Q&A: Oil pricing investigation

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Petrol price ‘rigged for a decade’ said the headline in the Telegraph. According to the paper UK motorists may have paid thousands of pounds too much for their petrol (gasoline) over the last decade, after two of Britain’s biggest companies were raided on suspicion of manipulating oil prices.

Why are we talking about this now? Petrol prices never seem to go down when oil prices fall, there must be something dodgy going on.

On Tuesday (14th May) the European Commission admitted that it carried out surprise raids on the offices of Shell, BP, Platts and Statoil as part of an investigation into the oil majors over allegations of anti-competitive agreements, which led to oil price manipulation.

According to Statoil, the EU investigation stretches back to 2002, which is when Platts launched its price system in Europe. It follows similar investigations by the Commission and others into the setting of Libor, US interest rate swap benchmarks, gold and silver in London and UK gas prices.

The investigation doesn’t just affect petrol prices though. The Commission has said that its probe covers a wide range of oil products—crude oil, biofuels, and refined oil products, which include gasoline, heating oil, petrochemicals and others. So any manipulation may have affected the price of products as diverse as petrol, plastic bags, airline tickets or cosmetics.

How important are price reporting agencies like Platts?

Total, Europe’s third-biggest oil company estimates that as much as 80% of all crude and oil product transactions are linked to reference prices such as those published by Platts, while as much as 20% are linked to exchange-traded futures.

Its important to point out that unlike the British Bankers Association being the sole body responsible for setting Libor there are a number of price reporting agencies responsible for oil product pricing including Platts, Argus and ICIS. Although, according to Total, Platts prices represent as much as 95% of crude transactions and 90% of oil products and OTC derivative transactions.

How do price reporting agencies work?

Platts’s system, known as the “market-on-close”, sets daily prices using information on bids, offers and transactions disclosed by traders, with prices submitted during the half-hour “window” starting at 4pm generally setting the price. Regulators are concerned that because submissions are voluntary prices can be manipulated. Platts editors analyse the data and estimate a price for each oil product at the end of each trading day, rejecting trades they believe to be unfair or a false representation.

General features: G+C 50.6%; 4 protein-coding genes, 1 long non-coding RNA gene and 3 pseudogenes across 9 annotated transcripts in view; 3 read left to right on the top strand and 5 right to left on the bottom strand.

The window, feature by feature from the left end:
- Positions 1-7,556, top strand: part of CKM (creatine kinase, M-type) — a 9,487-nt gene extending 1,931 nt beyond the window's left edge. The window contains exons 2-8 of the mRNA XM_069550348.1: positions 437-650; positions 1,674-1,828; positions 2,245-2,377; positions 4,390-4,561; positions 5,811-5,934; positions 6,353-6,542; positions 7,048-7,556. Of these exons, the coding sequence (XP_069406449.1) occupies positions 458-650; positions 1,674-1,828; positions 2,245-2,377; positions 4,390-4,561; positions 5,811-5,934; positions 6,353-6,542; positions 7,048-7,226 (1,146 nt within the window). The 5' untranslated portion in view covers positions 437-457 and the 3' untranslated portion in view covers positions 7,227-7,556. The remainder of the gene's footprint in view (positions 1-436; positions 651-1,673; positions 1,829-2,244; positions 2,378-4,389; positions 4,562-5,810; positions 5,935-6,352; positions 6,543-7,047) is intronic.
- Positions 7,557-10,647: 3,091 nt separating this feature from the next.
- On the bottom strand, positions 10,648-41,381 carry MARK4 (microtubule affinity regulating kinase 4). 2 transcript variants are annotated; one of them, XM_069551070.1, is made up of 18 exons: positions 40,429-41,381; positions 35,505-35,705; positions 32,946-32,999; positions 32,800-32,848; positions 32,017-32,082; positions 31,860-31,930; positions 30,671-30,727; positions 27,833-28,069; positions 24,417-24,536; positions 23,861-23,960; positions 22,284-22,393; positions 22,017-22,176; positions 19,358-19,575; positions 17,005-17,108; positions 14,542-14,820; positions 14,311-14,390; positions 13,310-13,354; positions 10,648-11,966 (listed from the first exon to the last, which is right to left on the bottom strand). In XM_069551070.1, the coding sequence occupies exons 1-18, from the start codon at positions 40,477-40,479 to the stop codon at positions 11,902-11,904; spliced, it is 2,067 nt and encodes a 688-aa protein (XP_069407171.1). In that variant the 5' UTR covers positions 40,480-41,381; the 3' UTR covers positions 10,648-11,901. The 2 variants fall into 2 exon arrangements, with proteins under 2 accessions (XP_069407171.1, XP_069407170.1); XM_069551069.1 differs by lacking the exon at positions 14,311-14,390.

A team of journalists! That seems quite antiquated!

You would be right! But many of these products are rarely traded and so some judgement needs to be used to provide an indication to other buyers and sellers (such as airlines) of the current state of the market.

How are the oil companies supposed to have rigged prices?

According to the Commission, it “has concerns that the companies may have colluded in reporting distorted prices to a price reporting agency to manipulate the published prices for a number of oil and biofuel products.”

So does that mean we have paid more than we should have to drive our cars and take a flight?

Its difficult to know who gained or lost under any manipulation. One reason that the investigation may take some time.

The FT reports that according to oil executives not involved in the investigation, the price anomalies are likely to have only been in the region of a few cents. Compare this to the price of oil which is currently just over $100 per barrel and you can appreciate the impact on the end consumer is likely to have been negligible.

In announcing its investigation however the EU Commission said that “even small distortions of assessed prices may have a huge impact” on the price of commodities like petrol, which “could potentially harm final consumers.”

What happens next?

The EU Commission says there is no legal deadline for finishing the investigation so it could take years before its final conclusions are known. In the meantime, pressure is likely to grow for tougher regulations overseeing price reporting agencies.

According to IHS Global Insight, the fear of negative publicity could mean companies refrain from submitting information to the pricing process, leading to even less transparency and weakening the effectiveness of the pricing agencies. Indeed this is exactly what has happened to UK gas markets in recent months.

Any change to the current system could be counterproductive then?

Indeed. If tighter regulation were to be introduced to the oil and oil products market, prices may become even easier to manipulate, taking them even further away from fundamentals and be subject to higher levels of volatility. An even worse situation for the end consumer.

Related article: Petrol prices: OFT review unlikely to have much mileage

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One Reply to “Q&A: Oil pricing investigation”

  1. “The FT reports that according to oil executives not involved in the investigation, the price anomalies are likely to have only been in the region of a few cents. Compare this to the price of oil which is currently just over $100 per barrel and you can appreciate the impact on the end consumer is likely to have been negligible.”

    A few cents total, or a few cents every day? The cumulative impact is what matters and it could be a huge sum. We have to wonder why oil is trading at such historically high prices when demand is stagnating, supply is rising rapidly and stockpiles are at record highs.

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